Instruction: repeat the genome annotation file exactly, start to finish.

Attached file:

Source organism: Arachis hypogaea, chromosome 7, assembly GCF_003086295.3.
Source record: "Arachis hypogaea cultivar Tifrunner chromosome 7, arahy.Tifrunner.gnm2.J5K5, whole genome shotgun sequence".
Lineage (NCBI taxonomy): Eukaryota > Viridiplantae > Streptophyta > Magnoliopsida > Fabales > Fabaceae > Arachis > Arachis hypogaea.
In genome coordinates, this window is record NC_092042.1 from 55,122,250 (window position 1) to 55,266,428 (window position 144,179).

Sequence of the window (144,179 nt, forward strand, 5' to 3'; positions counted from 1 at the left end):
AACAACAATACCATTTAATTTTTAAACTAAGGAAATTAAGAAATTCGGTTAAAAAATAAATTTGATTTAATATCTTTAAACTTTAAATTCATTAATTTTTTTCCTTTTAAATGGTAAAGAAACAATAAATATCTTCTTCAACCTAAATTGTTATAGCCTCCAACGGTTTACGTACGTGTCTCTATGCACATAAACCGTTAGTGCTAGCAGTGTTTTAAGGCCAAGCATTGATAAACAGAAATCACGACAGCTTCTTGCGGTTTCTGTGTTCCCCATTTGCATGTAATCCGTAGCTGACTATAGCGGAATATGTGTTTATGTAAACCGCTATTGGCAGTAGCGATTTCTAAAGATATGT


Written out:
Source organism: Arachis hypogaea, chromosome 7, assembly GCF_003086295.3.
Source record: "Arachis hypogaea cultivar Tifrunner chromosome 7, arahy.Tifrunner.gnm2.J5K5, whole genome shotgun sequence".
Lineage (NCBI taxonomy): Eukaryota > Viridiplantae > Streptophyta > Magnoliopsida > Fabales > Fabaceae > Arachis > Arachis hypogaea.
In genome coordinates, this window is record NC_092042.1 from 55,122,250 (window position 1) to 55,266,428 (window position 144,179).

Sequence of the window (144,179 nt, forward strand, 5' to 3'; positions counted from 1 at the left end):
AACAACAATACCATTTAATTTTTAAACTAAGGAAATTAAGAAATTCGGTTAAAAAATAAATTTGATTTAATATCTTTAAACTTTAAATTCATTAATTTTTTTCCTTTTAAATGGTAAAGAAACAATAAATATCTTCTTCAACCTAAATTGTTATAGCCTCCAACGGTTTACGTACGTGTCTCTATGCACATAAACCGTTAGTGCTAGCAGTGTTTTAAGGCCAAGCATTGATAAACAGAAATCACGACAGCTTCTTGCGGTTTCTGTGTTCCCCATTTGCATGTAATCCGTAGCTGACTATAGCGGAATATGTGTTTATGTAAACCGCTATTGGCAGTAGCGATTTCTAAAGATATGT